Thursday, May 5, 2011

Murals in heaven

When the tornadoes struck the southern states last week, they took many lives. Among them was my one of my older cousins, Tina, whom I hadn't seen in years. I barely knew her, but still, she was a life lost - she was family.

I don't know much about Tina, except on her facebook page, I see some of her artwork posted in pictures. She painted brilliantly colored pictures. She seemed to march to the beat of her own drum. I heard about her occasionally through the years, that she was a kind of troubled soul wandering from place to place, restless, searching for something bigger to be a part of. Seeing some of her artwork, it's evident she expressed this vividly in color and images.

Our family doesn't really know much about her faith in God, but in the "Religious views" box on her facebook page, she'd posted this quote: "It's always bigger, it's always better... than anything our puny brains can imagine."

Tina was onto something. Something huge.

In those words lies the faith journey of life with God. But also, my daily choice between hope and despair. I was talking with a friend today at a coffee shop, and he mentioned the fact that, here in western culture and in the Church, we're not all that prepared for life to be sad. We're groomed for it not to be and do everything in our power to avoid sadness. Not everyone in the Church would admit to having to choose between hope and despair, but it requires no explanation to those kindred souls who have experienced some of life's tragedies and yet still hold onto faith in God. Instead of spiritualizing it away or sweeping it under the carpet, we've got to be honest and take the mask off. There is hope, and there is despair. Both are very real. And for some seasons in life, each day is a conscious effort of one-foot-in-front-of-the-other, choosing hope or choosing despair. Choosing to believe that there's always bigger and better beyond what our puny brains can imagine (and I'm not talking about cars or technology or jobs or menu items). With God, the best is always yet to come. But I have to choose to believe that every day.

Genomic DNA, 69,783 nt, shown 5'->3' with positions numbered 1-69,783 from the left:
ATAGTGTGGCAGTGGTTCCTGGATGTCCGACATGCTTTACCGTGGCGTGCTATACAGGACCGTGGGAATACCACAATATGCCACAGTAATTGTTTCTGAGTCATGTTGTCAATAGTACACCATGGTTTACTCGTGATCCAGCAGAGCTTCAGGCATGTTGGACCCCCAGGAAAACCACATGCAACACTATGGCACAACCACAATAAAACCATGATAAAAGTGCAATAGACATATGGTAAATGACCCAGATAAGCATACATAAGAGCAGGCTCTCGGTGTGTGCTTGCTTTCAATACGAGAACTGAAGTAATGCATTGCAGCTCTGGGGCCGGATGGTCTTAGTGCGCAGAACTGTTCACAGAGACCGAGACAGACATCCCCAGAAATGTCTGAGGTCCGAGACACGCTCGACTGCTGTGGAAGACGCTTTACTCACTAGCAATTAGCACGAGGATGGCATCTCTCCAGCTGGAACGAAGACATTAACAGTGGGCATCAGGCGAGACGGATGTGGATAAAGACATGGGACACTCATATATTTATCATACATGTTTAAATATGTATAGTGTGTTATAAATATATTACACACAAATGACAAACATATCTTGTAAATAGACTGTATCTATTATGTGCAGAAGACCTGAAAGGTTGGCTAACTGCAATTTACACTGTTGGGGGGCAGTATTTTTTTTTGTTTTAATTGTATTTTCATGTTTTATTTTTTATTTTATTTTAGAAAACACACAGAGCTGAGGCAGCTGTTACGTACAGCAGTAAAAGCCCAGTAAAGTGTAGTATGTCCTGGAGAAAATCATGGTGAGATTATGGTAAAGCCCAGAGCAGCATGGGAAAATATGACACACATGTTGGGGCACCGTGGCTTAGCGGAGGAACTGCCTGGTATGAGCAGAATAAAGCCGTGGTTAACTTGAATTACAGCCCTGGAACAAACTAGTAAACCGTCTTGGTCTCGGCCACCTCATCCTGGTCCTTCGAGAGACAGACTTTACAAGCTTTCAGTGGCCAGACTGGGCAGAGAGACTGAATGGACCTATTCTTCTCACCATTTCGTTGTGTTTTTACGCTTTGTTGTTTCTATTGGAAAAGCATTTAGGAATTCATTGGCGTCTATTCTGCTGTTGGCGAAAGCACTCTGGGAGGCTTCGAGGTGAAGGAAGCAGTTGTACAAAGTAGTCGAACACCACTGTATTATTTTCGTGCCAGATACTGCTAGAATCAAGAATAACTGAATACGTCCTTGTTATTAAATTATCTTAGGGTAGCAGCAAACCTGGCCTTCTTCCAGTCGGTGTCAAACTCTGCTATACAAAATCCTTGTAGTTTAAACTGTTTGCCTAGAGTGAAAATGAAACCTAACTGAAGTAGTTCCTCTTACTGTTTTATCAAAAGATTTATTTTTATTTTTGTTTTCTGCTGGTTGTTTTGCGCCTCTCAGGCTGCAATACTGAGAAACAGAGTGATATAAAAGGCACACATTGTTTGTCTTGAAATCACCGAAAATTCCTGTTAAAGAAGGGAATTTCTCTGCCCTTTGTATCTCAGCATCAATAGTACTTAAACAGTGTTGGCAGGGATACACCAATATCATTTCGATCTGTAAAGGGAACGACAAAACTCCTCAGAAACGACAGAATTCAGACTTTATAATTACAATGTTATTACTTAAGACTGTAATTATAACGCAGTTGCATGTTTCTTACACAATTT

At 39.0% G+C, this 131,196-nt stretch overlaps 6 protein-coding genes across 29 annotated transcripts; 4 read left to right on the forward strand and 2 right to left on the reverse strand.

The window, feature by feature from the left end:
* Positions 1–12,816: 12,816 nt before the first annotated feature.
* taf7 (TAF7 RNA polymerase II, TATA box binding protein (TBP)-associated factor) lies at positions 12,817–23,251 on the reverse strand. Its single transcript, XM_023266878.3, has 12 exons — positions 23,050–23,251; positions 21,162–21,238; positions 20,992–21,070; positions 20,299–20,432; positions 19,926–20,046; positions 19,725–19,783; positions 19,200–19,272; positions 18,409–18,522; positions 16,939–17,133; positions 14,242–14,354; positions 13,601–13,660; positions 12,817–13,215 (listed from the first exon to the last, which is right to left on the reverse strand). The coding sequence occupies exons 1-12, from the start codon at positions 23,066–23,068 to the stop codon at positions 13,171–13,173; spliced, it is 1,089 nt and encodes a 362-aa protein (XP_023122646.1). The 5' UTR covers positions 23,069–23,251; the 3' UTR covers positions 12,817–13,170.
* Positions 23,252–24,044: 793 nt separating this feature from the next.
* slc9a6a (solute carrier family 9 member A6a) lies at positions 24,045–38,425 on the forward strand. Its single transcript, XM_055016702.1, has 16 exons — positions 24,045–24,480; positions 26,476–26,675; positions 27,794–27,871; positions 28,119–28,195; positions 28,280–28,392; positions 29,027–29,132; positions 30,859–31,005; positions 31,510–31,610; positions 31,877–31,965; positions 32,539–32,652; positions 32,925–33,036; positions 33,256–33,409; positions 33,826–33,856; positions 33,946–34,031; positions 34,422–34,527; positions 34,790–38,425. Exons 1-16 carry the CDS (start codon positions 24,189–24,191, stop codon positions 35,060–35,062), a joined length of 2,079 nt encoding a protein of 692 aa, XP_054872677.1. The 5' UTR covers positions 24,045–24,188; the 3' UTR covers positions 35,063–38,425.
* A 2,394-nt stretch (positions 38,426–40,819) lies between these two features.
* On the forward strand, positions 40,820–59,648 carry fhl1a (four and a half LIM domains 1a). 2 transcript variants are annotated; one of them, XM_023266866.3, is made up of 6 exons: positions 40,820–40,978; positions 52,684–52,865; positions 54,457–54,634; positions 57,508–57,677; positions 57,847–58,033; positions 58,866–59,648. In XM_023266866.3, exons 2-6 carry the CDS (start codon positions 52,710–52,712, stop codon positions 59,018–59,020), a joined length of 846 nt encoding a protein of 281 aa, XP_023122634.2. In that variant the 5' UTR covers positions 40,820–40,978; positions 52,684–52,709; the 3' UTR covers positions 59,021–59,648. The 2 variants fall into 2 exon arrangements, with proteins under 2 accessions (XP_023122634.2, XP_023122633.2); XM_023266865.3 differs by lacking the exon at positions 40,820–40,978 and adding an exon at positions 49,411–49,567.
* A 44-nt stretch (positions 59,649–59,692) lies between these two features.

So I want to pause and say thank you to Tina, who managed to teach me something about faith in her own doubts and searching.

Tina, I hope you are painting murals in heaven that are brilliant beyond what our puny brains can imagine.


  1. Yes, we want to put God in a small box that's easy to carry around and comprehend....but that isn't a God we should worship....

  2. What a beautiful tribute to Tina, Amber. Written so poignantly.